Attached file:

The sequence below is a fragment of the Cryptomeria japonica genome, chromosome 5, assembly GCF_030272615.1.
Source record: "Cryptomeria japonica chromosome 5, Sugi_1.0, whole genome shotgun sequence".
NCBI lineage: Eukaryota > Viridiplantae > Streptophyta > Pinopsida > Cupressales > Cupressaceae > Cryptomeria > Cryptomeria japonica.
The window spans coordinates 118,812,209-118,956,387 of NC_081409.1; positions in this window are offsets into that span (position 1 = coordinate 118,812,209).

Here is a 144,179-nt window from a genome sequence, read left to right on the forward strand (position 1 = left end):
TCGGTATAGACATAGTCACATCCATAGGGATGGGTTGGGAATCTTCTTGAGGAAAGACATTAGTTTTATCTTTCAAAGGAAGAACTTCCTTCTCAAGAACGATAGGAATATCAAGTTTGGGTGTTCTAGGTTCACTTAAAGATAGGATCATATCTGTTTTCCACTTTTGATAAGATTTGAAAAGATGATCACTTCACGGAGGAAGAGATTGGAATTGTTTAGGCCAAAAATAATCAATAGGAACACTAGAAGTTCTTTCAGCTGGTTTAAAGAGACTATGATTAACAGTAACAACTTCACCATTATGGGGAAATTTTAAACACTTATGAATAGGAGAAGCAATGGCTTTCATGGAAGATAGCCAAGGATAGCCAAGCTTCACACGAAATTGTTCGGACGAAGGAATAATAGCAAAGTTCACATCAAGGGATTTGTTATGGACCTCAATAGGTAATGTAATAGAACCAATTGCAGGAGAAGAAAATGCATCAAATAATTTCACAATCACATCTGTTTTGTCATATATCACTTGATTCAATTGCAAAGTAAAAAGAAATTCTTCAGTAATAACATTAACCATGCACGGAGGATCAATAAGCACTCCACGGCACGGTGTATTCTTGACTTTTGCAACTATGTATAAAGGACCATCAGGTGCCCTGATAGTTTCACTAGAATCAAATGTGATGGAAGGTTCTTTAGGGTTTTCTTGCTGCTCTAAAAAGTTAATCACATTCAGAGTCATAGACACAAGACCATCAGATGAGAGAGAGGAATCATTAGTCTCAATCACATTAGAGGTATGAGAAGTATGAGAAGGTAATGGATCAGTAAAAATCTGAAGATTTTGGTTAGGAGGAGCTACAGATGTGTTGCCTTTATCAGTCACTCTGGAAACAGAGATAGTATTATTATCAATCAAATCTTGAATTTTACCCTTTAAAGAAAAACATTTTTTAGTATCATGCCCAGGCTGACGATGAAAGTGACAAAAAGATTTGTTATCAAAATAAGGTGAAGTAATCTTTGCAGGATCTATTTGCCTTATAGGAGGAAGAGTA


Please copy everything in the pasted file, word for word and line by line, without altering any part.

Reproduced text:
The sequence below is a fragment of the Cryptomeria japonica genome, chromosome 5, assembly GCF_030272615.1.
Source record: "Cryptomeria japonica chromosome 5, Sugi_1.0, whole genome shotgun sequence".
NCBI lineage: Eukaryota > Viridiplantae > Streptophyta > Pinopsida > Cupressales > Cupressaceae > Cryptomeria > Cryptomeria japonica.
The window spans coordinates 118,812,209-118,956,387 of NC_081409.1; positions in this window are offsets into that span (position 1 = coordinate 118,812,209).

Here is a 144,179-nt window from a genome sequence, read left to right on the forward strand (position 1 = left end):
TCGGTATAGACATAGTCACATCCATAGGGATGGGTTGGGAATCTTCTTGAGGAAAGACATTAGTTTTATCTTTCAAAGGAAGAACTTCCTTCTCAAGAACGATAGGAATATCAAGTTTGGGTGTTCTAGGTTCACTTAAAGATAGGATCATATCTGTTTTCCACTTTTGATAAGATTTGAAAAGATGATCACTTCACGGAGGAAGAGATTGGAATTGTTTAGGCCAAAAATAATCAATAGGAACACTAGAAGTTCTTTCAGCTGGTTTAAAGAGACTATGATTAACAGTAACAACTTCACCATTATGGGGAAATTTTAAACACTTATGAATAGGAGAAGCAATGGCTTTCATGGAAGATAGCCAAGGATAGCCAAGCTTCACACGAAATTGTTCGGACGAAGGAATAATAGCAAAGTTCACATCAAGGGATTTGTTATGGACCTCAATAGGTAATGTAATAGAACCAATTGCAGGAGAAGAAAATGCATCAAATAATTTCACAATCACATCTGTTTTGTCATATATCACTTGATTCAATTGCAAAGTAAAAAGAAATTCTTCAGTAATAACATTAACCATGCACGGAGGATCAATAAGCACTCCACGGCACGGTGTATTCTTGACTTTTGCAACTATGTATAAAGGACCATCAGGTGCCCTGATAGTTTCACTAGAATCAAATGTGATGGAAGGTTCTTTAGGGTTTTCTTGCTGCTCTAAAAAGTTAATCACATTCAGAGTCATAGACACAAGACCATCAGATGAGAGAGAGGAATCATTAGTCTCAATCACATTAGAGGTATGAGAAGTATGAGAAGGTAATGGATCAGTAAAAATCTGAAGATTTTGGTTAGGAGGAGCTACAGATGTGTTGCCTTTATCAGTCACTCTGGAAACAGAGATAGTATTATTATCAATCAAATCTTGAATTTTACCCTTTAAAGAAAAACATTTTTTAGTATCATGCCCAGGCTGACGATGAAAGTGACAAAAAGATTTGTTATCAAAATAAGGTGAAGTAATCTTTGCAGGATCTATTTGCCTTATAGGAGGAAGAGTA